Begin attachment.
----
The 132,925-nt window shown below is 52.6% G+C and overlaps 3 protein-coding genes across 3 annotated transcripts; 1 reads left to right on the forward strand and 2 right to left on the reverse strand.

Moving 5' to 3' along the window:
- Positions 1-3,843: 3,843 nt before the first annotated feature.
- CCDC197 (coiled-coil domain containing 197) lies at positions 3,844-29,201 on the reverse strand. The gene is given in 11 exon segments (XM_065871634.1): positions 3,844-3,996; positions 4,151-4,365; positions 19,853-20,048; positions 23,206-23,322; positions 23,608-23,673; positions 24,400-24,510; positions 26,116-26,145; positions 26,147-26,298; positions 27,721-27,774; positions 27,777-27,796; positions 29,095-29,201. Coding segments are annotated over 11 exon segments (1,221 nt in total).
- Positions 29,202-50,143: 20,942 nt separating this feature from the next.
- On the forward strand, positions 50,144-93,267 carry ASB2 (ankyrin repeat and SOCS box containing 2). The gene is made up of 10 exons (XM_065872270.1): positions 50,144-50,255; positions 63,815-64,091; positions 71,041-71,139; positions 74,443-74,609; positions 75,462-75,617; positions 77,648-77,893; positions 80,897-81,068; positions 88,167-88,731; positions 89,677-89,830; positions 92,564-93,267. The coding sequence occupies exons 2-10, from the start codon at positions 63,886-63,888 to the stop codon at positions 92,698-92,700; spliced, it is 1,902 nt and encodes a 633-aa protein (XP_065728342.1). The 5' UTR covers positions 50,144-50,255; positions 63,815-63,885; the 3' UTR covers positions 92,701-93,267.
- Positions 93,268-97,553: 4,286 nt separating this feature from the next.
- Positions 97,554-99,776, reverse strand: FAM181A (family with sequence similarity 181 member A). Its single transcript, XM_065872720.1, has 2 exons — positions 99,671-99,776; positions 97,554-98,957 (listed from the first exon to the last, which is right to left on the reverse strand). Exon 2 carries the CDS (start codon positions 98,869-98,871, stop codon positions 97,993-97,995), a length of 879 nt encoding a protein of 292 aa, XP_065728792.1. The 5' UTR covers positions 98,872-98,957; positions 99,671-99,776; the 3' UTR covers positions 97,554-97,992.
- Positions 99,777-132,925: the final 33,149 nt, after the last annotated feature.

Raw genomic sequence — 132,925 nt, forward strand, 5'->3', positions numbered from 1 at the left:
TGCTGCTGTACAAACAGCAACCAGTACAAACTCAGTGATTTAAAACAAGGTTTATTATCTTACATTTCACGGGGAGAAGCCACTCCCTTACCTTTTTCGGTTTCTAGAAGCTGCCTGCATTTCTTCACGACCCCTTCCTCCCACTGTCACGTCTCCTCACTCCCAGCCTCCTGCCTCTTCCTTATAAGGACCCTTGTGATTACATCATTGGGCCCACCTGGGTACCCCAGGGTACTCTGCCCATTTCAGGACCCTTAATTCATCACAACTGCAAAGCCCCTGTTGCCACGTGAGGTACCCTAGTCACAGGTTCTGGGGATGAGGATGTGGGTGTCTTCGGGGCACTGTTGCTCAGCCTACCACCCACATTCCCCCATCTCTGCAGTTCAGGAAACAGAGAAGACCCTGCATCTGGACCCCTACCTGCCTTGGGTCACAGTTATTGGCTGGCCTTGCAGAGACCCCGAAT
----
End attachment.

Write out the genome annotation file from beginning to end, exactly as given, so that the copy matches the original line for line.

The 132,925-nt window shown below is 52.6% G+C and overlaps 3 protein-coding genes across 3 annotated transcripts; 1 reads left to right on the forward strand and 2 right to left on the reverse strand.

Moving 5' to 3' along the window:
- Positions 1-3,843: 3,843 nt before the first annotated feature.
- CCDC197 (coiled-coil domain containing 197) lies at positions 3,844-29,201 on the reverse strand. The gene is given in 11 exon segments (XM_065871634.1): positions 3,844-3,996; positions 4,151-4,365; positions 19,853-20,048; positions 23,206-23,322; positions 23,608-23,673; positions 24,400-24,510; positions 26,116-26,145; positions 26,147-26,298; positions 27,721-27,774; positions 27,777-27,796; positions 29,095-29,201. Coding segments are annotated over 11 exon segments (1,221 nt in total).
- Positions 29,202-50,143: 20,942 nt separating this feature from the next.
- On the forward strand, positions 50,144-93,267 carry ASB2 (ankyrin repeat and SOCS box containing 2). The gene is made up of 10 exons (XM_065872270.1): positions 50,144-50,255; positions 63,815-64,091; positions 71,041-71,139; positions 74,443-74,609; positions 75,462-75,617; positions 77,648-77,893; positions 80,897-81,068; positions 88,167-88,731; positions 89,677-89,830; positions 92,564-93,267. The coding sequence occupies exons 2-10, from the start codon at positions 63,886-63,888 to the stop codon at positions 92,698-92,700; spliced, it is 1,902 nt and encodes a 633-aa protein (XP_065728342.1). The 5' UTR covers positions 50,144-50,255; positions 63,815-63,885; the 3' UTR covers positions 92,701-93,267.
- Positions 93,268-97,553: 4,286 nt separating this feature from the next.
- Positions 97,554-99,776, reverse strand: FAM181A (family with sequence similarity 181 member A). Its single transcript, XM_065872720.1, has 2 exons — positions 99,671-99,776; positions 97,554-98,957 (listed from the first exon to the last, which is right to left on the reverse strand). Exon 2 carries the CDS (start codon positions 98,869-98,871, stop codon positions 97,993-97,995), a length of 879 nt encoding a protein of 292 aa, XP_065728792.1. The 5' UTR covers positions 98,872-98,957; positions 99,671-99,776; the 3' UTR covers positions 97,554-97,992.
- Positions 99,777-132,925: the final 33,149 nt, after the last annotated feature.

Raw genomic sequence — 132,925 nt, forward strand, 5'->3', positions numbered from 1 at the left:
TGCTGCTGTACAAACAGCAACCAGTACAAACTCAGTGATTTAAAACAAGGTTTATTATCTTACATTTCACGGGGAGAAGCCACTCCCTTACCTTTTTCGGTTTCTAGAAGCTGCCTGCATTTCTTCACGACCCCTTCCTCCCACTGTCACGTCTCCTCACTCCCAGCCTCCTGCCTCTTCCTTATAAGGACCCTTGTGATTACATCATTGGGCCCACCTGGGTACCCCAGGGTACTCTGCCCATTTCAGGACCCTTAATTCATCACAACTGCAAAGCCCCTGTTGCCACGTGAGGTACCCTAGTCACAGGTTCTGGGGATGAGGATGTGGGTGTCTTCGGGGCACTGTTGCTCAGCCTACCACCCACATTCCCCCATCTCTGCAGTTCAGGAAACAGAGAAGACCCTGCATCTGGACCCCTACCTGCCTTGGGTCACAGTTATTGGCTGGCCTTGCAGAGACCCCGAAT